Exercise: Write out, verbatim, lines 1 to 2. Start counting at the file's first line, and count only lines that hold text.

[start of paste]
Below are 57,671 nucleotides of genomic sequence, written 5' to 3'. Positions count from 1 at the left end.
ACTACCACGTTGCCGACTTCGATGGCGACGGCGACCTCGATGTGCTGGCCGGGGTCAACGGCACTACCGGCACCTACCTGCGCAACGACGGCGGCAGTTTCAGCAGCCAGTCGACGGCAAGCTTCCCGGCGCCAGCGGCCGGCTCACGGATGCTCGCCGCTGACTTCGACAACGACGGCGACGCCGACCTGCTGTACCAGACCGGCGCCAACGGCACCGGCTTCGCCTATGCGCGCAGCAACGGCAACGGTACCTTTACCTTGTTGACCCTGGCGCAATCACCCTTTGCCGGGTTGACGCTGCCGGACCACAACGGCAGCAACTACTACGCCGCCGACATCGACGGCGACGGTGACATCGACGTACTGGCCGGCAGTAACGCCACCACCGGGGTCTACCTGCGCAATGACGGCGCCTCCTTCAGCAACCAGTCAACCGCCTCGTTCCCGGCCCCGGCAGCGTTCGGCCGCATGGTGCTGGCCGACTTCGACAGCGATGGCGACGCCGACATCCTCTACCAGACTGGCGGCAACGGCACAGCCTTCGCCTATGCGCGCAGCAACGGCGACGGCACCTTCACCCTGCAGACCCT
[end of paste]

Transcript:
Below are 57,671 nucleotides of genomic sequence, written 5' to 3'. Positions count from 1 at the left end.
ACTACCACGTTGCCGACTTCGATGGCGACGGCGACCTCGATGTGCTGGCCGGGGTCAACGGCACTACCGGCACCTACCTGCGCAACGACGGCGGCAGTTTCAGCAGCCAGTCGACGGCAAGCTTCCCGGCGCCAGCGGCCGGCTCACGGATGCTCGCCGCTGACTTCGACAACGACGGCGACGCCGACCTGCTGTACCAGACCGGCGCCAACGGCACCGGCTTCGCCTATGCGCGCAGCAACGGCAACGGTACCTTTACCTTGTTGACCCTGGCGCAATCACCCTTTGCCGGGTTGACGCTGCCGGACCACAACGGCAGCAACTACTACGCCGCCGACATCGACGGCGACGGTGACATCGACGTACTGGCCGGCAGTAACGCCACCACCGGGGTCTACCTGCGCAATGACGGCGCCTCCTTCAGCAACCAGTCAACCGCCTCGTTCCCGGCCCCGGCAGCGTTCGGCCGCATGGTGCTGGCCGACTTCGACAGCGATGGCGACGCCGACATCCTCTACCAGACTGGCGGCAACGGCACAGCCTTCGCCTATGCGCGCAGCAACGGCGACGGCACCTTCACCCTGCAGACCCT